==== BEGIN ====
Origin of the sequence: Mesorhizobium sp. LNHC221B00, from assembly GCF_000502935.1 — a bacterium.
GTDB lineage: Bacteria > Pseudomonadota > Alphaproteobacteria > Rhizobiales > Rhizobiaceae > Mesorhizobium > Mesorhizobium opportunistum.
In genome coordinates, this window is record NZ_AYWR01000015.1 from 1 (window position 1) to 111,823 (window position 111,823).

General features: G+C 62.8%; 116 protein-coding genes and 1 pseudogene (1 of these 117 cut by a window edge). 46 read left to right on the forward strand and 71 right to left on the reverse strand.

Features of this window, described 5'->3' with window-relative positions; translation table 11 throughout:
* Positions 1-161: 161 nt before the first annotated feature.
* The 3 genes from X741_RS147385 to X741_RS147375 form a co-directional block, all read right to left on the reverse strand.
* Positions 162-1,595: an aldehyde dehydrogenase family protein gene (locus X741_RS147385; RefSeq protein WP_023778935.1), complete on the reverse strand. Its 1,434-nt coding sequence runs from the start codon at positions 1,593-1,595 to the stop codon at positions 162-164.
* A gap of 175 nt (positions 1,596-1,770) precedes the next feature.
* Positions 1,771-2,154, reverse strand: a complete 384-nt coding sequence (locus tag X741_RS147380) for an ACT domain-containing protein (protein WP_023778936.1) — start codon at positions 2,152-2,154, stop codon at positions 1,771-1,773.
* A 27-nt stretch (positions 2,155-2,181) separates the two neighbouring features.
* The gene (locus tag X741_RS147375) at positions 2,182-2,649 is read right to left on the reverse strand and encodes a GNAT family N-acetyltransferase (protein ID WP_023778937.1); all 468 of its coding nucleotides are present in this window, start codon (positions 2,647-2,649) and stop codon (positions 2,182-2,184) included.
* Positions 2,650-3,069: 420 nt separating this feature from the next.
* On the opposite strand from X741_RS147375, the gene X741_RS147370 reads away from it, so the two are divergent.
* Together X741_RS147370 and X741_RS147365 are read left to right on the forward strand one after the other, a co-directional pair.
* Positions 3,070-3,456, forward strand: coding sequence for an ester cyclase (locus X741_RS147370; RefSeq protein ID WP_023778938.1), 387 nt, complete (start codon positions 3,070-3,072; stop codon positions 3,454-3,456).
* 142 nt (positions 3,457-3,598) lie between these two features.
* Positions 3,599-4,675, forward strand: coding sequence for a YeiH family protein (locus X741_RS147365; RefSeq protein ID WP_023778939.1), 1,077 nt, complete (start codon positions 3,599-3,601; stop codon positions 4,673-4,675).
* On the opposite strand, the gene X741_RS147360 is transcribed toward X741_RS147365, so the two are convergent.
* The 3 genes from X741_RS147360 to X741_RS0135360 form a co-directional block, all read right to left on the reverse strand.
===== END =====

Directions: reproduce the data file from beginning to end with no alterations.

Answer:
Origin of the sequence: Mesorhizobium sp. LNHC221B00, from assembly GCF_000502935.1 — a bacterium.
GTDB lineage: Bacteria > Pseudomonadota > Alphaproteobacteria > Rhizobiales > Rhizobiaceae > Mesorhizobium > Mesorhizobium opportunistum.
In genome coordinates, this window is record NZ_AYWR01000015.1 from 1 (window position 1) to 111,823 (window position 111,823).

General features: G+C 62.8%; 116 protein-coding genes and 1 pseudogene (1 of these 117 cut by a window edge). 46 read left to right on the forward strand and 71 right to left on the reverse strand.

Features of this window, described 5'->3' with window-relative positions; translation table 11 throughout:
* Positions 1-161: 161 nt before the first annotated feature.
* The 3 genes from X741_RS147385 to X741_RS147375 form a co-directional block, all read right to left on the reverse strand.
* Positions 162-1,595: an aldehyde dehydrogenase family protein gene (locus X741_RS147385; RefSeq protein WP_023778935.1), complete on the reverse strand. Its 1,434-nt coding sequence runs from the start codon at positions 1,593-1,595 to the stop codon at positions 162-164.
* A gap of 175 nt (positions 1,596-1,770) precedes the next feature.
* Positions 1,771-2,154, reverse strand: a complete 384-nt coding sequence (locus tag X741_RS147380) for an ACT domain-containing protein (protein WP_023778936.1) — start codon at positions 2,152-2,154, stop codon at positions 1,771-1,773.
* A 27-nt stretch (positions 2,155-2,181) separates the two neighbouring features.
* The gene (locus tag X741_RS147375) at positions 2,182-2,649 is read right to left on the reverse strand and encodes a GNAT family N-acetyltransferase (protein ID WP_023778937.1); all 468 of its coding nucleotides are present in this window, start codon (positions 2,647-2,649) and stop codon (positions 2,182-2,184) included.
* Positions 2,650-3,069: 420 nt separating this feature from the next.
* On the opposite strand from X741_RS147375, the gene X741_RS147370 reads away from it, so the two are divergent.
* Together X741_RS147370 and X741_RS147365 are read left to right on the forward strand one after the other, a co-directional pair.
* Positions 3,070-3,456, forward strand: coding sequence for an ester cyclase (locus X741_RS147370; RefSeq protein ID WP_023778938.1), 387 nt, complete (start codon positions 3,070-3,072; stop codon positions 3,454-3,456).
* 142 nt (positions 3,457-3,598) lie between these two features.
* Positions 3,599-4,675, forward strand: coding sequence for a YeiH family protein (locus X741_RS147365; RefSeq protein ID WP_023778939.1), 1,077 nt, complete (start codon positions 3,599-3,601; stop codon positions 4,673-4,675).
* On the opposite strand, the gene X741_RS147360 is transcribed toward X741_RS147365, so the two are convergent.
* The 3 genes from X741_RS147360 to X741_RS0135360 form a co-directional block, all read right to left on the reverse strand.